A female hormone may help relieve symptoms of multiple sclerosis. When researchrers at UCLA combined the hormone estriol with the MS drug Copaxone, they found the relapse rate dropped by nearly half with one year of treatment.
Scientists said the women also scored higher on tests of cognitive abilities after one year, than women taking Copaxone with a placebo.
Estriol has been used for years in Europe and Asia as a hormone replacement therapy for menopause symptoms - but it hasn't been approved in the United States. It can be given as a pill, rather than as a shot, as most MS medications are.
Although the pill is not yet approved for use in the U.S., the fact that it already exists and is a generic should dramatically reduce the cost of treatment, according to Dr. Rhonda Voskuhl, the UCLA neurologist who led the study.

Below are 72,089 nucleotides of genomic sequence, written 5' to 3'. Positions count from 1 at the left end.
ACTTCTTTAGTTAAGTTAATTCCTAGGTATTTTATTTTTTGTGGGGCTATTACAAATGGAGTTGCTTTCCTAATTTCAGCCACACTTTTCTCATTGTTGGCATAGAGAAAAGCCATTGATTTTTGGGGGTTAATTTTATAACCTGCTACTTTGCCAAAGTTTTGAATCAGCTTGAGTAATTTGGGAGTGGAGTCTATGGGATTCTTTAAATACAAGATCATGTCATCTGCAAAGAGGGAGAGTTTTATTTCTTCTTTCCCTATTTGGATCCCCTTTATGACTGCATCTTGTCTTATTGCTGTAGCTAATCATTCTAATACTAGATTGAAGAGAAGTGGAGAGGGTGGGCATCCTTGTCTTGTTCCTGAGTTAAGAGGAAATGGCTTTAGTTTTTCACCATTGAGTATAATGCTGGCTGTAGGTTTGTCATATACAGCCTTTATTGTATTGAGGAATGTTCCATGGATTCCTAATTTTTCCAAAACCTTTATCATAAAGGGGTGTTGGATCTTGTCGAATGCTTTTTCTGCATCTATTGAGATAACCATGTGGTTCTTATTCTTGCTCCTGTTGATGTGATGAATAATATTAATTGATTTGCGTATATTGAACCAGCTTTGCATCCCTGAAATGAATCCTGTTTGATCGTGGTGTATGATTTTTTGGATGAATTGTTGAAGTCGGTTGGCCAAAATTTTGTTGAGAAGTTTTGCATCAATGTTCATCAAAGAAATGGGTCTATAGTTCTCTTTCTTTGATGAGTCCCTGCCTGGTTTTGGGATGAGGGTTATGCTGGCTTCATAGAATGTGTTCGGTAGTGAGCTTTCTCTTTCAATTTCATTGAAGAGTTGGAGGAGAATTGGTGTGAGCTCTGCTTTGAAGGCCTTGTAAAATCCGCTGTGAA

She added that, "estriol is particularly promising because it both reduces attacks and protects the brain directly. It's a two-pronged approach - an anti-inflammatory prong to reduce the attacks, and a neuroprotective prong to make the brain suffer less damage in case of an attack."
Dr. Voskuhl said the results are promising, but must be validated in a larger study.
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